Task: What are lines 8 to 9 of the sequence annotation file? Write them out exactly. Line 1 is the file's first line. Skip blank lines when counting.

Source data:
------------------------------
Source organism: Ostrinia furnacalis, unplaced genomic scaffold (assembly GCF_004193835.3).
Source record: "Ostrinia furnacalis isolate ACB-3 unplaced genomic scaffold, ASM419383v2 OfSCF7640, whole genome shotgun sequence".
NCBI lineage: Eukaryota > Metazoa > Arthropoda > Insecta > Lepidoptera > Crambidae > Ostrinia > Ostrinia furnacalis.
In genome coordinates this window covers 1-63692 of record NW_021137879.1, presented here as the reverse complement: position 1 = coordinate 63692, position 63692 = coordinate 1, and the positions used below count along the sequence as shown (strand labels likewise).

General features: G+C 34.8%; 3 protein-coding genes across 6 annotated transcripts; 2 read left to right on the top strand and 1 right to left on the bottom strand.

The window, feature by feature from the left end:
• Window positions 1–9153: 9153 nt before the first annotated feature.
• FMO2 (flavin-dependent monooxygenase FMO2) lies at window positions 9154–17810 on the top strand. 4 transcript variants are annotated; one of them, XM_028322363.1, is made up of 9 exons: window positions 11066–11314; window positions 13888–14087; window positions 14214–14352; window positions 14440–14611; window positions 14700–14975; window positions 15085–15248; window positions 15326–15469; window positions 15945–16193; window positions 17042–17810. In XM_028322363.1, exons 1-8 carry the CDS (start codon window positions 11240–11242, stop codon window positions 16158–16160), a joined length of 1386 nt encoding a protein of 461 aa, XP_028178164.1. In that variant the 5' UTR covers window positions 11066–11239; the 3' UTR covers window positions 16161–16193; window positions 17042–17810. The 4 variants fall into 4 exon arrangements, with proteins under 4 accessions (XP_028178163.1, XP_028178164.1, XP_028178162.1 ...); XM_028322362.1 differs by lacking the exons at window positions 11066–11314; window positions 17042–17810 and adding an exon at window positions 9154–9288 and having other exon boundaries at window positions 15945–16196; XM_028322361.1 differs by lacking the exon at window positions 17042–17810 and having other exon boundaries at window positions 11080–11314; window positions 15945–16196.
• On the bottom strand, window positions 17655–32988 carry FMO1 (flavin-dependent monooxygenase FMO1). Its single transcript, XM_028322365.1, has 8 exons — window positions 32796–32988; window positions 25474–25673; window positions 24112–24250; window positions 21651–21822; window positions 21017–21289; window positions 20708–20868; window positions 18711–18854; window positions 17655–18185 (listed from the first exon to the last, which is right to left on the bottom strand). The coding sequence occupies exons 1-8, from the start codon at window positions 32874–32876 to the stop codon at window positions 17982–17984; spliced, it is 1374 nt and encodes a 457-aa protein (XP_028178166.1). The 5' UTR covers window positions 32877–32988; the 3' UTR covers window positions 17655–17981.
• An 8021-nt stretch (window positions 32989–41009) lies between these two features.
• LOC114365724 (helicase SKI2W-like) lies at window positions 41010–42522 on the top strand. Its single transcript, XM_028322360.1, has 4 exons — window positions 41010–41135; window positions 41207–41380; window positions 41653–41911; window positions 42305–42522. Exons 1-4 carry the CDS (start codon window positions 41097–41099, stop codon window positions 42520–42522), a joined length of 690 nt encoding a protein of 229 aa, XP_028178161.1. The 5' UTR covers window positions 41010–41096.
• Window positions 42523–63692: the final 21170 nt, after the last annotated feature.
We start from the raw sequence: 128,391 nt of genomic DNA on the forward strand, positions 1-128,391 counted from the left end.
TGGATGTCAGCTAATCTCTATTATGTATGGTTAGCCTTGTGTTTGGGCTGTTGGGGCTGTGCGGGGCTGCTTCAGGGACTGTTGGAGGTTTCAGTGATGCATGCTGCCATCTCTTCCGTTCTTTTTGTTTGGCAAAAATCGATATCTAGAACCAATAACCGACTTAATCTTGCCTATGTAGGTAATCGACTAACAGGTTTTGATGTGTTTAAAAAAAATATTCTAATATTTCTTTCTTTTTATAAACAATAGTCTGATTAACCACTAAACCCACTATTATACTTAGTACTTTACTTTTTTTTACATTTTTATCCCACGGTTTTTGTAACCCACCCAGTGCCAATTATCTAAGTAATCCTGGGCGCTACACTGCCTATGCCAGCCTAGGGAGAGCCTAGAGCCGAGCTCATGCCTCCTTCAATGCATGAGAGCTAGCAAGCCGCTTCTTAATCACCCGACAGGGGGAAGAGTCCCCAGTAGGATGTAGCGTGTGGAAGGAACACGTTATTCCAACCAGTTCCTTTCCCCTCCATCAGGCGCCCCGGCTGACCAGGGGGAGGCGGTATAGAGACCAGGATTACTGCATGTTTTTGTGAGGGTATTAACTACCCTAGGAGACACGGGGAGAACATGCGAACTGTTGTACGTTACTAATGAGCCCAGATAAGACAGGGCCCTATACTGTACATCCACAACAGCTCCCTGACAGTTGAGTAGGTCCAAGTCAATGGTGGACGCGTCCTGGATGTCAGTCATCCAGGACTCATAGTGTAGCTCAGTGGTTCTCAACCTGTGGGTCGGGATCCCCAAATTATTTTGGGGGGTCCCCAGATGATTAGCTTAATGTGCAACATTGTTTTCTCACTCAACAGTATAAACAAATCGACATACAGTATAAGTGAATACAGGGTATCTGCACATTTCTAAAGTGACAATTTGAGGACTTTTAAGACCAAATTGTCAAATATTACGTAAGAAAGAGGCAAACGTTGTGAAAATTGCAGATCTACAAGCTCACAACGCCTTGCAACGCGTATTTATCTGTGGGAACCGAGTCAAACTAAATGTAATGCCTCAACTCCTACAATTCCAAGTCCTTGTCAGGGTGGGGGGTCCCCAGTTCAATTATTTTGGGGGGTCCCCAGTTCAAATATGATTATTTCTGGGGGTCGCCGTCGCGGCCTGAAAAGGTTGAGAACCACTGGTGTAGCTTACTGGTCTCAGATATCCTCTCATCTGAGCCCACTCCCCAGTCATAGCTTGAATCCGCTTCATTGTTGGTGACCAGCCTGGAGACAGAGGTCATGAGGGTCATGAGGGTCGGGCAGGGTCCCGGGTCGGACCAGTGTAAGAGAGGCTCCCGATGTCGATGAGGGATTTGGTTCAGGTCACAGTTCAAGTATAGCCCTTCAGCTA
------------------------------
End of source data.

• FMO2 (flavin-dependent monooxygenase FMO2) lies at window positions 9154–17810 on the top strand. 4 transcript variants are annotated; one of them, XM_028322363.1, is made up of 9 exons: window positions 11066–11314; window positions 13888–14087; window positions 14214–14352; window positions 14440–14611; window positions 14700–14975; window positions 15085–15248; window positions 15326–15469; window positions 15945–16193; window positions 17042–17810. In XM_028322363.1, exons 1-8 carry the CDS (start codon window positions 11240–11242, stop codon window positions 16158–16160), a joined length of 1386 nt encoding a protein of 461 aa, XP_028178164.1. In that variant the 5' UTR covers window positions 11066–11239; the 3' UTR covers window positions 16161–16193; window positions 17042–17810. The 4 variants fall into 4 exon arrangements, with proteins under 4 accessions (XP_028178163.1, XP_028178164.1, XP_028178162.1 ...); XM_028322362.1 differs by lacking the exons at window positions 11066–11314; window positions 17042–17810 and adding an exon at window positions 9154–9288 and having other exon boundaries at window positions 15945–16196; XM_028322361.1 differs by lacking the exon at window positions 17042–17810 and having other exon boundaries at window positions 11080–11314; window positions 15945–16196.
• On the bottom strand, window positions 17655–32988 carry FMO1 (flavin-dependent monooxygenase FMO1). Its single transcript, XM_028322365.1, has 8 exons — window positions 32796–32988; window positions 25474–25673; window positions 24112–24250; window positions 21651–21822; window positions 21017–21289; window positions 20708–20868; window positions 18711–18854; window positions 17655–18185 (listed from the first exon to the last, which is right to left on the bottom strand). The coding sequence occupies exons 1-8, from the start codon at window positions 32874–32876 to the stop codon at window positions 17982–17984; spliced, it is 1374 nt and encodes a 457-aa protein (XP_028178166.1). The 5' UTR covers window positions 32877–32988; the 3' UTR covers window positions 17655–17981.